At length Finarvi returns, carrying his backpack. He sets it on the floor and starts rummaging. He finds the cup wrapped in a scrap of faded blue cloth, draws it out and unwraps it carefully. He sets it on the table in front of Mellia and Venlar and regards it gravely.
“Is it possible for me to fix this?” he asks them. “Tell me truthfully. I can’t call this arrow back once it’s loosed.”
“Fix what? Oh, of course.” Venlar smiles. “This is an Orlanthi strength. My god is very good at messing up, and always takes responsibility and makes this better again. Things better again. I am drunk. But I’ve composed you a poem.”
Finarvi looks hopeful but also a little bit dubious.
“You think about what you can afford to give the child in future. If you will gift horses, you put leather into the cup. If you will give money, you put money in. It’s not binding in law, but it is in precedent. And then you send Mellia to give it to her.” Venlar takes a sip directly from the water jug, and then gives Finarvi a look with a secret smile in it.
Finarvi regards his pack. He has no horses to give, and only a little money. He’s sunk most of his funds into a trading venture that might come to nothing. He places a few lunars into the cup, and feeling this is inadequate, goes back into his pack. A little more searching and he finds what he is looking for, a bronze brooch polished to a high shine. The golden horse at its centre gleams, stretched in a flying gallop.
He turns to Mellia. “If it is fitting, do you think I could give this to Matila? To show I regret the hurt my ignorance must have caused.”
Suddenly, and with a surprising crash, Venlar drops the jug he was holding. It hits the hot rock he was using earlier for his hands, and breaks, and for a moment the longhouse is silent.
And he is Orlanthi. He stands, and begins to sing. For a moment, everyone just watches, getting up to speed with events, and then they realise this is a performance, and attempt to pay attention.
Mellia was about to answer when Venlar began to sing. She nods frantically.
The young man begins with an appeal to those who are here to listen, and he names them, their deeds tripping off his tongue as if he has known them forever. It is a formal style, and to those who know about Heortling music, it is an obvious, arrogant attempt to start a new epic right then and there. And it works. From the moment that the names start being sung as if they are already famous, the audience is listening, and by the time they are finished many people are pleased to be named in that wise company.1Critical for the composition, Air-inspired pass for the performance.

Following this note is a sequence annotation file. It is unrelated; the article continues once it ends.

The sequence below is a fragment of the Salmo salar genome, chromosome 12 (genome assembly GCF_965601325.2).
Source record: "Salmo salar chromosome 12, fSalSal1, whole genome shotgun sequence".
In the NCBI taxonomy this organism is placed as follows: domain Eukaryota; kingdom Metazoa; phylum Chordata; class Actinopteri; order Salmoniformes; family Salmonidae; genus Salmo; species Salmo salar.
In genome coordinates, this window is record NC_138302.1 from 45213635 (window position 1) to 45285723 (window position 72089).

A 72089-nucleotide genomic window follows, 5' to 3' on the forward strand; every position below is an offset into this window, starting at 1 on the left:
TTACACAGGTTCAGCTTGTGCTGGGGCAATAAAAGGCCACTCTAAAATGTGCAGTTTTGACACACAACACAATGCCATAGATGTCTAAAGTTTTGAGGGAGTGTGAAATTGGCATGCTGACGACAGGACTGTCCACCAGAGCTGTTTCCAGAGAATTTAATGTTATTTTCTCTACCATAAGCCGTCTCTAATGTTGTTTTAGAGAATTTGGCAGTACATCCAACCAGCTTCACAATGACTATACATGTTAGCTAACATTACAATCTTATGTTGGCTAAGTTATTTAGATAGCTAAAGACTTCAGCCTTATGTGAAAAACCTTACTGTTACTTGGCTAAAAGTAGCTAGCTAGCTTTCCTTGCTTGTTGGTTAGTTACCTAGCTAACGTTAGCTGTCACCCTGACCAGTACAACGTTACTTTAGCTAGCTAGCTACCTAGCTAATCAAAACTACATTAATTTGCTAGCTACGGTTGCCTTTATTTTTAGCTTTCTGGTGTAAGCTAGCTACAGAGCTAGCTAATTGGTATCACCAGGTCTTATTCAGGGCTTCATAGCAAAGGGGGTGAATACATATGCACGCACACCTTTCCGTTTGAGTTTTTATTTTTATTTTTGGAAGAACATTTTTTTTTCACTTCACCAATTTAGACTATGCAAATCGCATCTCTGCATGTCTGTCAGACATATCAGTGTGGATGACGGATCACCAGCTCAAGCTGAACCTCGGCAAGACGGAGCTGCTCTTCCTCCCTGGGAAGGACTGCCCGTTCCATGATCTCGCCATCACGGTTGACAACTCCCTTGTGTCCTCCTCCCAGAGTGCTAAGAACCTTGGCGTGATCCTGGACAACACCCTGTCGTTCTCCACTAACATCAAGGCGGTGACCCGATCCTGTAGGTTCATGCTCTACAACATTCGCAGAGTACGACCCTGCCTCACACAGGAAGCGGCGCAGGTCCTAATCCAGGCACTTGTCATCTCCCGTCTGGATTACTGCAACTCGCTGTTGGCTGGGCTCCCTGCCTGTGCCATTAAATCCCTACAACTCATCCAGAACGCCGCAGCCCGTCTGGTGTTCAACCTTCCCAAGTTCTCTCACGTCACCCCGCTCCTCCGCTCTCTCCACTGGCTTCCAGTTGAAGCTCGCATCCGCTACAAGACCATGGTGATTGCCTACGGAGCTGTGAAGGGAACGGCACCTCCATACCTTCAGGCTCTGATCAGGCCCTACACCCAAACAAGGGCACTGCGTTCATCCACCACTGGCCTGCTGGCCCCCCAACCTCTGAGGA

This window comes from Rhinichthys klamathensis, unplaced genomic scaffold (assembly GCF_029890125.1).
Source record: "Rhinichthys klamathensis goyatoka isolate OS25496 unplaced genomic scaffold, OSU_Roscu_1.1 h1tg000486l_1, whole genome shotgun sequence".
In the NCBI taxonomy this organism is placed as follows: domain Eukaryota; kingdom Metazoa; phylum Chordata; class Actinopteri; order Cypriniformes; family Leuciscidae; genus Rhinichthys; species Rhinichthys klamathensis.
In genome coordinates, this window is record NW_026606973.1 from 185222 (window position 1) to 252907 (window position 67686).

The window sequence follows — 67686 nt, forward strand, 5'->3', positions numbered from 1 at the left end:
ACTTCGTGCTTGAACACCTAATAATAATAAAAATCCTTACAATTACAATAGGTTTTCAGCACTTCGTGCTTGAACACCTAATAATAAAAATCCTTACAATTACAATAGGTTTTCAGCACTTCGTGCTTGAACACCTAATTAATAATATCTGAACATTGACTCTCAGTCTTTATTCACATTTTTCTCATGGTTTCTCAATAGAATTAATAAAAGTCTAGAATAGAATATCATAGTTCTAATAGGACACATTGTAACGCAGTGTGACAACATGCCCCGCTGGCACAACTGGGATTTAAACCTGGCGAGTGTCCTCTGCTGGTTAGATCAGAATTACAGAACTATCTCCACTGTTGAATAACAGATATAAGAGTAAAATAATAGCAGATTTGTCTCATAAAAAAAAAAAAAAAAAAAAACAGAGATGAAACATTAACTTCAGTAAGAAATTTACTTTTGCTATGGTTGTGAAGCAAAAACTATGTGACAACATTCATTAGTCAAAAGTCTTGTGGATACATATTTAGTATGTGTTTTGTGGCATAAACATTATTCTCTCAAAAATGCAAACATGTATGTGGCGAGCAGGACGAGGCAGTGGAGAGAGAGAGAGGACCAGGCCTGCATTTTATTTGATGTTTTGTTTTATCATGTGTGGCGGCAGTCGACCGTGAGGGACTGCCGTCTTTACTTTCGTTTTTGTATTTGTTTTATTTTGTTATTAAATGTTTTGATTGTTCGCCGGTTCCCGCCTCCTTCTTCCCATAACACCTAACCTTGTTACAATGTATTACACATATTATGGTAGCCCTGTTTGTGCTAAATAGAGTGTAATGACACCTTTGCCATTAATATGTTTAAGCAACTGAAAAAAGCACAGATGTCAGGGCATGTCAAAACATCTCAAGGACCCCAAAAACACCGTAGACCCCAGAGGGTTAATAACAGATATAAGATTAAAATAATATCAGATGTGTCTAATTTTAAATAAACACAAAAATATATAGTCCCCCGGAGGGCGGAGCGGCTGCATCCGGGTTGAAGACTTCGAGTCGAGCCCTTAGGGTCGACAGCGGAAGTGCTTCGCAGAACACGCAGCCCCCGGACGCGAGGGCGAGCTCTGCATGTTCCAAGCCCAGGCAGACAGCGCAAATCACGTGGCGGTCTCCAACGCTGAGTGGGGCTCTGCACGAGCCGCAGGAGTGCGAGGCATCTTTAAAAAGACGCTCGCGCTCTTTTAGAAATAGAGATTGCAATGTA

Then he starts telling the story, a very simple allegory, of a young horseman who rides by a blue-leaved tree, and how, it being beautiful to him, he camps there, and dances in its praise, and offers it wine. Soon it is obvious to Mellia and Finarvi, at least, that he did not have time to make all this up. He is extemporising in song. To those who know how to understand human emotions? Mostly, the audience has pride. Their tree is special, and this is a thing that they know deep down.
Mellia smiles and prays that Venlar can pull this off. She is not too worried.
From the wine, and her joy, the tree makes a special fruit to plant, but the young man does not understand, and puts it in the shade of her branches, and kisses her goodbye. Winter falls over the tree, and the cold of a frozen river embraces her.
Just as the audience is at the point of sadness, the horseman returns, with spring, and the marks of new knowledge tattooed on him. Unable to plant the fruit, because of a geas, he nevertheless puts it on the ground, and his new dance is around them both.
Venlar sings for long enough that Yelm has slipped down from low to dying. He ends with formal thanks for those who were present, to people who have forgotten to feed the fire as they listened.
People remember themselves. Dogva calls Venlar forward to embrace him, and a lot of people suddenly start explaining to each other what that was about. Venlar gets given a new cloak, something to keep him warm on cold nights. He looks like he has never been so pleased by a gift of shaggy horse fur.
Mellia comes over to admire the new cloak.
Venlar looks pleased and proud and happy and excited, as any Orlanthi should. The cloak looks warm, if a little rough next to his usual clothing.
“Wonderful, my clever love!” Mellia says to Venlar.
Venlar looks to her. “Now you take the cup and go explain to Matila. Maybe with her friends. I don’t know. That would be woman-things.” He goes over to speak to Finarvi again as one of the villagers begs Dogva for the use of the harp.
Mellia nods, takes the cup and goes looking for Sosa and Matila’s friends.
Finarvi makes sure she has the brooch to give too. Clearly, the Blue Tree custom is to use proxies for such things.
The harp goes straight to the man who asked for it, who plays to the tune that Venlar used, developing the story further in music, and then singing the highlights of the story as well. Venlar, looking tired out by the performance, sits on his stool and just watches, staring blankly into the longhouse.
- 1Critical for the composition, Air-inspired pass for the performance.